One of the bêtes noires of contemporary conspiracy theory, the Bilderberg Group – this is not its actual name, but the title given it by its critics – is composed of the attendees of a series of informal top-level conferences among politicians, bankers, and businessmen begun in 1954 by Prince Bernhard of the Netherlands. The first meeting was held in Oosterbek, the Netherlands, in the posh Bilderberg Hotel, and subsequent annual meetings have been held in cities in Europe and the eastern seaboard of North America. The guest list for these conferences reads like a Who’s Who of European and American elites, with Europeans outnumbering Americans on average by 2 to 1. The official purpose of the meetings is to foster closer ties and better understanding among political and economic leaders in the nations of the Atlantic alliance.
American conference attendees have been drawn largely from the membership of the Council on Foreign Relations (CFR) and other policy-making organizations in the upper levels of the American elite, and the entire project of having annual meetings of decision makers from many countries was probably inspired by the CFR and its European equivalents. In turn, the Bilderberg meetings probably played a role in laying foundations for the Trilateral Commission, which includes Japanese government and business leaders alongside their opposite numbers from Europe and America.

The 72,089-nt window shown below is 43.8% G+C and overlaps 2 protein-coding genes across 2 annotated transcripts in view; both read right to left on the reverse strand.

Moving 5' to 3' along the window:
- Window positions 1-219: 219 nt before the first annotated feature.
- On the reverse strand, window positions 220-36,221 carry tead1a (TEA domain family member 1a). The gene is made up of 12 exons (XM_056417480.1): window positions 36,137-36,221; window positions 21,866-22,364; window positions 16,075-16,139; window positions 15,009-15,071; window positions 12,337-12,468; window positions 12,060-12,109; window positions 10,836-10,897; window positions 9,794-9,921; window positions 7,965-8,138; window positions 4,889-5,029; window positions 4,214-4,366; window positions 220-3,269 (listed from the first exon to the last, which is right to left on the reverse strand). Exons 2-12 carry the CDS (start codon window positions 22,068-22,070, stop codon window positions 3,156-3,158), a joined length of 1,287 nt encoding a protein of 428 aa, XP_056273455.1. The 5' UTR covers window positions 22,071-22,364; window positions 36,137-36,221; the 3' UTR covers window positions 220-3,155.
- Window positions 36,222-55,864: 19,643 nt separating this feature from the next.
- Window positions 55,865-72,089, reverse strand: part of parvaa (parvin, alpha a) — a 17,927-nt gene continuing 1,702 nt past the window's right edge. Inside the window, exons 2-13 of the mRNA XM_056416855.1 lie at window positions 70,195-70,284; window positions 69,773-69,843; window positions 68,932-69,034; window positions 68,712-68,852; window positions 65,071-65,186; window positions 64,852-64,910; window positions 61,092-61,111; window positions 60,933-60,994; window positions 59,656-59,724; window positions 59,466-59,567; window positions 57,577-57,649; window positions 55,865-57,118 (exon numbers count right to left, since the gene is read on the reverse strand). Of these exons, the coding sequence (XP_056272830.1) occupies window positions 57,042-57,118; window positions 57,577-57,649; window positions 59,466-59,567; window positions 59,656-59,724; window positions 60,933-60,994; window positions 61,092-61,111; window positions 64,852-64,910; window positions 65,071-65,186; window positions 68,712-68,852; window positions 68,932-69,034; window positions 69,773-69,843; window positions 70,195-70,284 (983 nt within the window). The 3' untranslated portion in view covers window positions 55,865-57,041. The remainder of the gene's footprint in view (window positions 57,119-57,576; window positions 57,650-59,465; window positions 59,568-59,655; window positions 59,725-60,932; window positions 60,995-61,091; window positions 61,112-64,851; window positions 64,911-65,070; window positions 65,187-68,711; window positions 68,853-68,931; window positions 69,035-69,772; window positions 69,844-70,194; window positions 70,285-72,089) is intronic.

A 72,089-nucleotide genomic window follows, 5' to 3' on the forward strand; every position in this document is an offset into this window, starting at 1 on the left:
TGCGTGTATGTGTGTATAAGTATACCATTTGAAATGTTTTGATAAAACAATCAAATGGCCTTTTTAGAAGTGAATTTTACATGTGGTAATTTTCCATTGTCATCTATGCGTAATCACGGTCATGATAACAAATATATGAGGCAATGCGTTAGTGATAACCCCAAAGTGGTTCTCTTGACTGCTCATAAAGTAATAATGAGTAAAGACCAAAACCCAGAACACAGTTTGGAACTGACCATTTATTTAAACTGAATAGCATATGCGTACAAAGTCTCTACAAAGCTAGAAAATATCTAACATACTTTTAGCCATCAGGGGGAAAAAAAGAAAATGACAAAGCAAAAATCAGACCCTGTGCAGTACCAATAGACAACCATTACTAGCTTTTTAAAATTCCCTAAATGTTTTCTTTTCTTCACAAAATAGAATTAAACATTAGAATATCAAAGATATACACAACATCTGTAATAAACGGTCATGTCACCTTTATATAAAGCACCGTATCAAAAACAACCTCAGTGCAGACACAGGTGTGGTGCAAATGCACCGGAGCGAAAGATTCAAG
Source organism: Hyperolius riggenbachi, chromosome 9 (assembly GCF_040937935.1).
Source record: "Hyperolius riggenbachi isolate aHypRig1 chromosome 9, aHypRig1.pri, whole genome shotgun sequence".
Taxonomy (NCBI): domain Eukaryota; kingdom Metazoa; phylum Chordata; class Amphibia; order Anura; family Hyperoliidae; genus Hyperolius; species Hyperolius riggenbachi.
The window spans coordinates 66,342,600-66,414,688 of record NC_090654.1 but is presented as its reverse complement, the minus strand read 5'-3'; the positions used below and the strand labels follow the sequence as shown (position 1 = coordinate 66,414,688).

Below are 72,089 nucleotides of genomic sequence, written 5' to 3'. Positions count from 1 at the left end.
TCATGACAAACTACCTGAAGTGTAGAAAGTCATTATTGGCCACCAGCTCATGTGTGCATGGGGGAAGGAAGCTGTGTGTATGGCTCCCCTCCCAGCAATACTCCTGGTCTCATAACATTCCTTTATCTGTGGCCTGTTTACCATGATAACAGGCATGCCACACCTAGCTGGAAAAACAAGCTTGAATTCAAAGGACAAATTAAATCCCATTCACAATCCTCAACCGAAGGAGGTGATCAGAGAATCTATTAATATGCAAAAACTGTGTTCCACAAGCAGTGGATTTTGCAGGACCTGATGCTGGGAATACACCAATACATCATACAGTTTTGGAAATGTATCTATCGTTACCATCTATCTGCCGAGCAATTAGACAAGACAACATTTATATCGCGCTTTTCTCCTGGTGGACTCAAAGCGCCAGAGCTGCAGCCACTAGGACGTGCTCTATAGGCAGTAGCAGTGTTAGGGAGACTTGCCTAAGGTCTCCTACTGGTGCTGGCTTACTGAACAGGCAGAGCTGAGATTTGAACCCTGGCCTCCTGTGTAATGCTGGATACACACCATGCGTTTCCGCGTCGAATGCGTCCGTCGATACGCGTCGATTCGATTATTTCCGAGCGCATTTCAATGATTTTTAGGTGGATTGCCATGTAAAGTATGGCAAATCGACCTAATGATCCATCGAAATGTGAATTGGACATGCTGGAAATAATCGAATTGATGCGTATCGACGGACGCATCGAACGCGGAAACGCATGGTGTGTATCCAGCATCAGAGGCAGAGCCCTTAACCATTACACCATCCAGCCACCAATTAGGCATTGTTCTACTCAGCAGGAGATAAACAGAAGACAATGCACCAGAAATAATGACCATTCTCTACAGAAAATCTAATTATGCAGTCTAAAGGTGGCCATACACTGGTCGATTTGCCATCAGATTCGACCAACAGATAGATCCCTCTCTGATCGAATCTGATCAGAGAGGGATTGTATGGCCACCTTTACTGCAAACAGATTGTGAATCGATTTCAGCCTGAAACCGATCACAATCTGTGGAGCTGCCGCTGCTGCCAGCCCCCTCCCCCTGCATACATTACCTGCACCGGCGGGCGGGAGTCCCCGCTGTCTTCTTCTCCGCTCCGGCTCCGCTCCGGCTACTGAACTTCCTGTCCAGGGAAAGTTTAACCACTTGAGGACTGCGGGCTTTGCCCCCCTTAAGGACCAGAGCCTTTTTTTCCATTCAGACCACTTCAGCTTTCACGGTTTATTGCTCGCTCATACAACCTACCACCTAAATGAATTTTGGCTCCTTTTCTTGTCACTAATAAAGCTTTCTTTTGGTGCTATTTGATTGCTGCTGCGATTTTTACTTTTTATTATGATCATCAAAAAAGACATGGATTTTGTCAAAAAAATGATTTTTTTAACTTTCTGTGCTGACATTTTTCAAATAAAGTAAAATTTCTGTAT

The role of the Bilderberg conferences in contemporary conspiracy theory began with American far-right groups, such as the John Birch Society and the Liberty Lobby, who pounced on the first conference as proof of the conspiracy of “Insiders” that John Birch Society founder Robert Welch identified as the puppet masters behind capitalism and communism alike. Since then, the “Bilderbergers” have taken a place in conspiracy literature as one among many likely candidates for the position of secret masters of the New World Order.